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Ayurvedic Medicine

Aryurveda (pronounced “eye-your-vay-da”) means the “knowledge or science of life” and is the ancient, nature based medical system from India that considers the mind, body, senses, and soul in the healing process. Ayurveda emphasizes prevention of imbalances and illnesses, offers natural, individualized therapies, and empowers everyone to take responsibility for their own health and well-being. Ayurveda’s guiding principles are as relevant today as they were 5,000 years ago.

Ayurveda teaches that each of us has a unique mind-body-spirit constitution. When our constitution is in balance we are healthy and well. When out of balance, we may experience a number of conditions which can eventually lead to disease. Ayurveda looks for the root causes of our conditions and offers natural ways to help restore or maintain balance through the use of diet, herbs, and spices, daily routines, biorhythms, exercise, yoga, and other natural therapies all designed around the unique needs of the individual.

Ayurvedic Medicine Practitioner(s):

Botanical Medicine

Plants have been used as medicine for thousands of years. Botanical medicine (also known as herbal medicine or herbalism), when used properly, is a safe and effective approach to correcting imbalances and treating disease. Many modern pharmaceuticals are derived from plant constituents; however, increasing evidence shows that whole-plant or crude extractions may provide some of the same health benefits with fewer side effects and risk of toxicity. Herbs can be prepared and administered in several forms, including:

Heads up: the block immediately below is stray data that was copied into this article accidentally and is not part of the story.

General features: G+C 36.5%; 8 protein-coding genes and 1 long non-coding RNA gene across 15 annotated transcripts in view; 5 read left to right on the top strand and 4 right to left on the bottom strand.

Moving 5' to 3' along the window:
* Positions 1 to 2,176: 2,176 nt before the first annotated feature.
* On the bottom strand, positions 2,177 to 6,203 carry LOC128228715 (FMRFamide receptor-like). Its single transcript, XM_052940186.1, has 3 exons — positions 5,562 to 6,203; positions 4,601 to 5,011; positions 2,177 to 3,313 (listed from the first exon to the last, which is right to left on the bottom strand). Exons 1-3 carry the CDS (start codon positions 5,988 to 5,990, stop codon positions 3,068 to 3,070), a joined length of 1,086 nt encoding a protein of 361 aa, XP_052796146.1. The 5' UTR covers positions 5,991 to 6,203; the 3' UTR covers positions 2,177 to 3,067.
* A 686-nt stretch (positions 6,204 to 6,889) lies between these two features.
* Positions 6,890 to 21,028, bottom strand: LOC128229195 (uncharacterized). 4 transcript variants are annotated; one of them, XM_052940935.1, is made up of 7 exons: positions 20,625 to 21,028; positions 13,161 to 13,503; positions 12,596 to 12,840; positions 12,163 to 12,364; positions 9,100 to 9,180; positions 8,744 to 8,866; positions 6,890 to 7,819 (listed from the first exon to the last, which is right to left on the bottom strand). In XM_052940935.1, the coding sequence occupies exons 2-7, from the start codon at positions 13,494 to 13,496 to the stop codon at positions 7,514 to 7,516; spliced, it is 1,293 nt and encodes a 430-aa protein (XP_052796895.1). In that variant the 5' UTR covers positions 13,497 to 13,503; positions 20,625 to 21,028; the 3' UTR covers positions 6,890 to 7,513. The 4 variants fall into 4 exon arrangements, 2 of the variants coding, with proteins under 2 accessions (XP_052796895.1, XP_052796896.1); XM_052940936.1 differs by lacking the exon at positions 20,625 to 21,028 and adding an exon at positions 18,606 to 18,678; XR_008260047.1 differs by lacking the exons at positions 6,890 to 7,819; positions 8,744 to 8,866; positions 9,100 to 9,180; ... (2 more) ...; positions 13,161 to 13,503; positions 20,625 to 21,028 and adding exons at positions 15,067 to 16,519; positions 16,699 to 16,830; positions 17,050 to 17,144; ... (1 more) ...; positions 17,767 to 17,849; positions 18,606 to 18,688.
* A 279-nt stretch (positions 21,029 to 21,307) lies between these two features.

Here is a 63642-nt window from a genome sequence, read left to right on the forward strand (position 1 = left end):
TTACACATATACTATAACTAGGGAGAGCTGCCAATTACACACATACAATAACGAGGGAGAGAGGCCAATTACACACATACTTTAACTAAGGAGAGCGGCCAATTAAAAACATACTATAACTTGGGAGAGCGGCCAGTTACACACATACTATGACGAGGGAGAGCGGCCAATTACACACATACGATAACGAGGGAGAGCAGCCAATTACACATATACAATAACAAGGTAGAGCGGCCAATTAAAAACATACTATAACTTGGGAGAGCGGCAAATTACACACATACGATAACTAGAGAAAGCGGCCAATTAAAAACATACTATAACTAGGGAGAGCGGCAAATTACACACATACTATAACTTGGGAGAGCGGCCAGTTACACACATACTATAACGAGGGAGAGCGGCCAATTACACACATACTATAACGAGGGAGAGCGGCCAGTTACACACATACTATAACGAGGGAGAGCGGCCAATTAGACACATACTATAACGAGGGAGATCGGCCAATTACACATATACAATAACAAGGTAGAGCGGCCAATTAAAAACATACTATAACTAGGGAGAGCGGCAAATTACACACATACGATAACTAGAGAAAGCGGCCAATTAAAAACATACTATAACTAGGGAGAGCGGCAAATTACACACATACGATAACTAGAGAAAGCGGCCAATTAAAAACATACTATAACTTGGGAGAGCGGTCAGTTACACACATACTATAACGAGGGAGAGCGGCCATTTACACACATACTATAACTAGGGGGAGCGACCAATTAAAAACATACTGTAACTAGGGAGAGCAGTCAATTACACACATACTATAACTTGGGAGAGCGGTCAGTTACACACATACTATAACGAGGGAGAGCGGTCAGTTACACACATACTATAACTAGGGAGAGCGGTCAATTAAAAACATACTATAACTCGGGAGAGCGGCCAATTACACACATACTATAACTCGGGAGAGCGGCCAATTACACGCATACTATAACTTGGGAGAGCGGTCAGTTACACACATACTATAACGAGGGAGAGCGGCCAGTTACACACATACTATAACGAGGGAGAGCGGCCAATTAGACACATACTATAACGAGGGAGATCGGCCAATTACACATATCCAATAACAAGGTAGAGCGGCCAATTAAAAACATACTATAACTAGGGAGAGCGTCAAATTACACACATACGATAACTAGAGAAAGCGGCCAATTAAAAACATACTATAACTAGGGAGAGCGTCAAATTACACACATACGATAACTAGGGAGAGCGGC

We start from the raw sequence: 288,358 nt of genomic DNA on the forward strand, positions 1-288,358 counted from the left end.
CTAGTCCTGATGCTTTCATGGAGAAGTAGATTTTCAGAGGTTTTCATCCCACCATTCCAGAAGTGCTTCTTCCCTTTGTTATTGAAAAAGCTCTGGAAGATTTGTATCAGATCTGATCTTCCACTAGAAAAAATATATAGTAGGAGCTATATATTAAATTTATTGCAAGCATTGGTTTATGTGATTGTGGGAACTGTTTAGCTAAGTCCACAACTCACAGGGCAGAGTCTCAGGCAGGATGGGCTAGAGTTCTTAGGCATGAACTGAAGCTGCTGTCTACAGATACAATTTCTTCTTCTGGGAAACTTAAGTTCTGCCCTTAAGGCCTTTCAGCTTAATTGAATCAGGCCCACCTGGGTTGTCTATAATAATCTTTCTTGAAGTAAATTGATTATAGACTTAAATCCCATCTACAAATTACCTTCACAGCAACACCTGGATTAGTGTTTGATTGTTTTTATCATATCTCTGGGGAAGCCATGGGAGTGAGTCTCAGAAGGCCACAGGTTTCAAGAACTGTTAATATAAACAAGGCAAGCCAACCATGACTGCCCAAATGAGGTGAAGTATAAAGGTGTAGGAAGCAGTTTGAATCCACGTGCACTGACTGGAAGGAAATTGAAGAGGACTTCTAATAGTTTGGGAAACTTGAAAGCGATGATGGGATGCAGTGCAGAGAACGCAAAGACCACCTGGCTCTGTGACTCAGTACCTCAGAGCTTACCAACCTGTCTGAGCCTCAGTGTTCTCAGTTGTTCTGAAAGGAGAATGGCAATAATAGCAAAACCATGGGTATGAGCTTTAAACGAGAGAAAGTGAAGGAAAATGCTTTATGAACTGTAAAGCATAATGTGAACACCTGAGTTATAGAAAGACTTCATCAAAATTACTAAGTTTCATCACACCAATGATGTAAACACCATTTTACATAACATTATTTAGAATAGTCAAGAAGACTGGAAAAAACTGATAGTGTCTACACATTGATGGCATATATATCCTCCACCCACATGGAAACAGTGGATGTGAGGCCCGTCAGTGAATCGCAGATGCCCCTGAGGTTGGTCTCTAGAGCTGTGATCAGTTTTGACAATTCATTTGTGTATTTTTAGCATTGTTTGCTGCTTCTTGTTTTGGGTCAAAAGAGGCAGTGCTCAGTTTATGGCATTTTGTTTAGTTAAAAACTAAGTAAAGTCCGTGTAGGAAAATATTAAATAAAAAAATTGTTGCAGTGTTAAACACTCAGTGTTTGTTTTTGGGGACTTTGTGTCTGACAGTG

• Tinctures – alcohol or glycerin extractions of herbs
  • Teas – dried herbs to be infused in hot water
  • Decoctions – boiled preparations of herbs. Decoctions are used for plants that require more time and heat for extraction of a medicinal dose such as mushrooms, roots, seeds and bark
  • Capsules – some herbal preparations may be powdered, dried and encapsulated
  • Powders – ground herbs that are not encapsulated
  • Tablets or Pearls – pressed herbs that are taken orally
  • Salves – thick ointments used topically to treat conditions such as rashes, burns and cuts to decrease healing time and scarring

There are several other ways in which herbal medicines may be administered, however the above preparations are some of the most commonly prescribed. Naturopathic doctors and herbalists are trained to select safe and effective combinations of herbs that come from high quality sources.

Botanical Medicine Practitioner(s):


Detoxification includes any number of modalities designed to help support the body’s elimination pathways, including chelation therapy, colon hydrotherapy, detoxification diets, herbal detoxification, massage, sauna, and more. The major organs of elimination in the body include the intestinal tract, the liver and gallbladder, the kidneys, and the skin. Detoxification is not always physical but may include supporting the release of “toxic” thoughts and feelings through counseling and other modalities.

Detoxification Practitioner(s):


Meditation is the practice of quieting the mind and looking within, acquiring a state of consciousness unlike that of the normal waking state, with the goal to experience our essential nature of peace, bliss, and harmony. Meditation can be practiced in groups or alone, sitting or lying. It is a systematic approach to learning how to calm the mind and not be distracted by it, enabling a deepened awareness of self.